A CONTROVERSIAL slice of land on Port Fairy’s Moyne River is continuing to draw fire, with locals launching a protest today against a planned development.
Moyne Shire is still deciding if it will approve a two-storey home on the vacant paddock next to the Moyne River bridge.
Port Fairy locals insist the spot is public land.
The issue was first thrown in the spotlight in late 2012 after a Melbourne man was awarded the 107 Gipps Street block for free by the titles office under an adverse possession claim.
The council delayed a decision on issuing a building permit last month and will use tomorrow afternoon to carry out a site inspection.
Objectors will use the visit to pressure councillors to vote against the permit when they meet in a fortnight — and already have at least one supporter.
Moyne Shire mayor and Port Fairy accountant James Purcell told The Standard he would vote against the item on the grounds the paddock is still zoned for farming and is regarded by the town as public land.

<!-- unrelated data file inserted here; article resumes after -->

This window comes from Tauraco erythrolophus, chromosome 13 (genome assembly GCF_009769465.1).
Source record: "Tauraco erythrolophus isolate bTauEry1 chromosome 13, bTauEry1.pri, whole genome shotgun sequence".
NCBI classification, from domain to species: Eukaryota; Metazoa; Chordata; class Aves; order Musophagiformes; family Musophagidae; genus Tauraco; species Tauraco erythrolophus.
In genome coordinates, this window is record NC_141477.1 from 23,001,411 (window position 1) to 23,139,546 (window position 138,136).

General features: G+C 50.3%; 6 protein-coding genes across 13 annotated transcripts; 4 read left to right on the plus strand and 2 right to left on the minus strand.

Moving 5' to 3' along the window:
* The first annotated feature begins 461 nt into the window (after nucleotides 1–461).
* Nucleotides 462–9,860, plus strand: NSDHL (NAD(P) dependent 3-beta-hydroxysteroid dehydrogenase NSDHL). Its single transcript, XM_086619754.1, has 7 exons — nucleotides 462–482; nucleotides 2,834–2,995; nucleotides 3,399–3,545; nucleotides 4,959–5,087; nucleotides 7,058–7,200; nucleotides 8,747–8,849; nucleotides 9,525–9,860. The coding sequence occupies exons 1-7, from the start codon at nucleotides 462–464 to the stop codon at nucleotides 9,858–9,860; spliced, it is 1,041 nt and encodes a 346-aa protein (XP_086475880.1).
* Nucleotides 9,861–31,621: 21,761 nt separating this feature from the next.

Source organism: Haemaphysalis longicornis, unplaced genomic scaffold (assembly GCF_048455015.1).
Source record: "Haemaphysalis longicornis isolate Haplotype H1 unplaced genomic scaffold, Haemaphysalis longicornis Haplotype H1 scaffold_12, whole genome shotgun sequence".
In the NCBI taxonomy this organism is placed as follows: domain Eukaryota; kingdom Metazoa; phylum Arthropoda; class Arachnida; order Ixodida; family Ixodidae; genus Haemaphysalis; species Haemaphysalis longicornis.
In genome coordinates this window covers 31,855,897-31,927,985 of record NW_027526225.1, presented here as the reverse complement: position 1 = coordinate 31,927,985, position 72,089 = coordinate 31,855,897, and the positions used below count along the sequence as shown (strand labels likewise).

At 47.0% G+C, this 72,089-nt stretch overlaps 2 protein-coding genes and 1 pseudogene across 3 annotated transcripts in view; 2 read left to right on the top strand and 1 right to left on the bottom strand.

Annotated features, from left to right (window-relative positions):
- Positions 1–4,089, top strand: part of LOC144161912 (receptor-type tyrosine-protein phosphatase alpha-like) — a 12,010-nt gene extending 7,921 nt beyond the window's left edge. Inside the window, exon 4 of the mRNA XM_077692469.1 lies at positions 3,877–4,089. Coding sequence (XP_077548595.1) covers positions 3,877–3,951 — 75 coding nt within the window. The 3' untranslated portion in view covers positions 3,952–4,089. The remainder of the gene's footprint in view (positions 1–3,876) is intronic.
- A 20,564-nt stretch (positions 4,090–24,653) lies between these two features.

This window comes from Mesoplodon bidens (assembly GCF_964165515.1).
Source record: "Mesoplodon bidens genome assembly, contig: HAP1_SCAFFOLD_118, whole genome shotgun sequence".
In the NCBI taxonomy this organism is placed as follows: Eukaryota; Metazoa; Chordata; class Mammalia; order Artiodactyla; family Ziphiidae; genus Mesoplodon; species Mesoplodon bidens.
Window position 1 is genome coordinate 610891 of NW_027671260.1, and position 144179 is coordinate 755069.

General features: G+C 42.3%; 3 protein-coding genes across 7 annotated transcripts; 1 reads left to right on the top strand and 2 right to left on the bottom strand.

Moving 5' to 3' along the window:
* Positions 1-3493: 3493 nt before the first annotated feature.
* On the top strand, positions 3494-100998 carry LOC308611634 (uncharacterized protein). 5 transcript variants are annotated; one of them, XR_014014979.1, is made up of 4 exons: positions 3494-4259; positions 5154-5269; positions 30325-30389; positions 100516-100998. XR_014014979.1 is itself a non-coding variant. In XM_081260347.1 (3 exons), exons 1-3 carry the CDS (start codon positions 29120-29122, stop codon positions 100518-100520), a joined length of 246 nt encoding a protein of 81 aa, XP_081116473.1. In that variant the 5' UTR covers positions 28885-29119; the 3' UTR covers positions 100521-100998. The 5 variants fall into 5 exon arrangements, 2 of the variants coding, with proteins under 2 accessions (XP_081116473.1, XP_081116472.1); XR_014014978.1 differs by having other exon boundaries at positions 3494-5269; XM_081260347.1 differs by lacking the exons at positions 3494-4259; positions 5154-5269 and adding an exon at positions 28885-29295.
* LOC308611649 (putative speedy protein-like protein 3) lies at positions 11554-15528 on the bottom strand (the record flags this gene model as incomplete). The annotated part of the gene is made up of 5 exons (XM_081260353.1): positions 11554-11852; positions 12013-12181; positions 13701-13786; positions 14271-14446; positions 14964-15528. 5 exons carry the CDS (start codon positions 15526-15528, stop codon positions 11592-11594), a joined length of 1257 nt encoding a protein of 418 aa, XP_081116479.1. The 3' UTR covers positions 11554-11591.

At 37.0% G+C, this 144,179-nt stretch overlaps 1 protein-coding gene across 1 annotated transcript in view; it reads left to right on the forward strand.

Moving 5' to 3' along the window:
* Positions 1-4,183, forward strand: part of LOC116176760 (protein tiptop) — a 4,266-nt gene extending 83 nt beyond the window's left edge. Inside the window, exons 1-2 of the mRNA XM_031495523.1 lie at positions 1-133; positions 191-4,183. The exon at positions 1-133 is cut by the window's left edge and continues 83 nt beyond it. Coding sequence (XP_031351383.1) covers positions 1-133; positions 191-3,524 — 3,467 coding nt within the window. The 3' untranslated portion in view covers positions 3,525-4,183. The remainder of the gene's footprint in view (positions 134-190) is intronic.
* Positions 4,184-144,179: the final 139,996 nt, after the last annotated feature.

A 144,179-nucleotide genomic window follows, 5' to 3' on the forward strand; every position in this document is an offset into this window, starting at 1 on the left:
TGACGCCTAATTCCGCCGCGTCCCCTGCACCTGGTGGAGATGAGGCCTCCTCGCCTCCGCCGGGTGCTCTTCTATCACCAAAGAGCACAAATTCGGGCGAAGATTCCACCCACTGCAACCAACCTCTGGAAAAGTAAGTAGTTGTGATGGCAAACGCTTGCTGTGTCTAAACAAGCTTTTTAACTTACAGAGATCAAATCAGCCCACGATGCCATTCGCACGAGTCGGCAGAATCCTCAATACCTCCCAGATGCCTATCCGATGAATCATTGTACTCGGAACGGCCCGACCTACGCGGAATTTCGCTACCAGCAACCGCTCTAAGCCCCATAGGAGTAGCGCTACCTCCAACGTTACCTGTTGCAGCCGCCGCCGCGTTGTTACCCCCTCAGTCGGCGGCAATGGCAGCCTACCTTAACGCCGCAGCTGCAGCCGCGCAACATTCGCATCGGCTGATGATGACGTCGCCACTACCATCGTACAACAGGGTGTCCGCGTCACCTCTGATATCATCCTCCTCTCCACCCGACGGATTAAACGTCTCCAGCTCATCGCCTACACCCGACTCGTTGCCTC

“The community have a great deal of interest in it. They do feel as if it’s recreation space because its been used by people as a fishing spot for so long,” Cr Purcell said.
The block has also been scrutinised for being flood prone in winter and king tides — but agencies such as the Glenelg Hopkins Catchment Authority (CMA) have rubber stamped the development.
“The CMA have given it the green light, although I’m not sure if they came out and looked at the site,” Cr Purcell said.
Port Fairy resident Chelsea Fox said she would meet councillors.
“I just think that it’s an absurd place to build, unless you’re going to build an ark,” Ms Fox said.
“I think it will take away from the aesthetic of Port Fairy.”
Plans lodged with council show blueprints for a three-bedroom home. According to council planners, only 250 square metres of the block is suitable for building. It is one of a handful of vacant blocks in Port Fairy and could be worth between $500,000 and $1 million.